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November 13, 2018

Optimize Organizational Effectiveness by Integrating Diversity and Global Perspectives

With the most varied freshman representatives ever to represent our country in the House. It is perhaps a good time to pause and reflect anew on the word that is often used, abused, and misunderstood at times like these—“diversity.” It is usually either touted or rebuffed, but rarely understood for its multifaceted beauty and ability to be a game-changer in our ever-competitive landscape. For many, the issue of diversity is often understood through legal- and policy-related channels in organizations. It is mandated in training procedures and, at best, tolerated and, at worst, abused.

But what if we re-conceptualize what we think we know about the concept? What if we saw it as a string of endless opportunity, an untapped resource hidden right in plain sight? What if we were willing to explore the nuances in our own behavior that might mitigate the successes of diversity to any professional career and/or business?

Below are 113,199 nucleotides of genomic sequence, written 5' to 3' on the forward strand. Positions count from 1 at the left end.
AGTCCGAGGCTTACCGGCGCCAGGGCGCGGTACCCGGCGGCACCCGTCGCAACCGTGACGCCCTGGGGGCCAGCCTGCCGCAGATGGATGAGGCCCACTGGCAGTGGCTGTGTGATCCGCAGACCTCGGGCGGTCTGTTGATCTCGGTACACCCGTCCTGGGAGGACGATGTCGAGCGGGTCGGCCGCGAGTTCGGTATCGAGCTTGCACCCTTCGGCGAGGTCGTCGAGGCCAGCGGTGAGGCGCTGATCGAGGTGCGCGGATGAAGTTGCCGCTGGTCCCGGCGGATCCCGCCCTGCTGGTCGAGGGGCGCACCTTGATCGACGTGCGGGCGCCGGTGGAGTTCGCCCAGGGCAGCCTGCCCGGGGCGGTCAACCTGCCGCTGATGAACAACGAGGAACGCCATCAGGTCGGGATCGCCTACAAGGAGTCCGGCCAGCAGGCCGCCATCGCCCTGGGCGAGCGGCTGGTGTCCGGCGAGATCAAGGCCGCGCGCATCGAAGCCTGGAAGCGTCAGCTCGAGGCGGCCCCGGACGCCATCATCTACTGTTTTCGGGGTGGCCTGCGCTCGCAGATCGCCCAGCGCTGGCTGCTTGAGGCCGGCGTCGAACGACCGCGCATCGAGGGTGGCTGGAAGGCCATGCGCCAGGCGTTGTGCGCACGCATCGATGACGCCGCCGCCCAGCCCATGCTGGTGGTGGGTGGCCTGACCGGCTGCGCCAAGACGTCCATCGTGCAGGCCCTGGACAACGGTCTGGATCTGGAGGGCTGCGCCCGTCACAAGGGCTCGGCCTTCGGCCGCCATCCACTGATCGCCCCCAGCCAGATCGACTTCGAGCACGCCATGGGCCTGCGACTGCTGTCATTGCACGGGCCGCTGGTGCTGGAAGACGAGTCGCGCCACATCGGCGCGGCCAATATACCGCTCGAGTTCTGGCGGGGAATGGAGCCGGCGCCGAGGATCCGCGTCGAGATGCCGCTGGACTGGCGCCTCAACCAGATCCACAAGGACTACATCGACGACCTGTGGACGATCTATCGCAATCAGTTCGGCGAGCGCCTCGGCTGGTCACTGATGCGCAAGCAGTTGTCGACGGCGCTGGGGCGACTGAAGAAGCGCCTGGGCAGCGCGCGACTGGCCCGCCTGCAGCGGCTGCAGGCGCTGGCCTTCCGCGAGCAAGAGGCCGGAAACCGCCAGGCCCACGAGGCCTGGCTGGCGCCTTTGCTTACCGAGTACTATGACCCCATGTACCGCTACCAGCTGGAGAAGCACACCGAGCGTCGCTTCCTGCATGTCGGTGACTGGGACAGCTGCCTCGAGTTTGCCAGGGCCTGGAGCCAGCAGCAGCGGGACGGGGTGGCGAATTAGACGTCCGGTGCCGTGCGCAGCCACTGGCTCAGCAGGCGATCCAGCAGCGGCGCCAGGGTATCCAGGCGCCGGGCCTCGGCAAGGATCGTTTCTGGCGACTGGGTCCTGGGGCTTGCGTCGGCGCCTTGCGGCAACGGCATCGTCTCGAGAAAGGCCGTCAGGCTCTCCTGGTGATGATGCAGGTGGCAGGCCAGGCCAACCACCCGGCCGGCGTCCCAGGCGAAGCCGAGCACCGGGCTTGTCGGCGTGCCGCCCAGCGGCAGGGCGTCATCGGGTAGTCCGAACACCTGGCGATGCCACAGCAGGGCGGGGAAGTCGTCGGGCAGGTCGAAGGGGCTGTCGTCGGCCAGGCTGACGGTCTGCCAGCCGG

For the global leader of tomorrow, answering these questions is simply a must.

In our Global Community Engagement program, we dedicate an entire course, Diversity and Organizational Structure, to thinking about these issues. In this course, we encourage our students to ask questions that will challenge preconceived ideas about diversity (and equality). They are asked to critique the events of their real-world experience every day through the lens of this classroom incubator and, hopefully, they will emerge motivated and encouraged to make the world in which we live a better place.

Yes, we all easily say that diversity matters, but investing in it to bring out all the opportunities it offers is not just a political exercise – it may just be the best decision you can make in your professional career.

About the Author: Darryl Meekins (Ph.D., North-West University) is an instructor for the Global Community Engagement program who currently resides in Cape Town, South Africa. Learn more the global prospective Darryl brings to the classroom.

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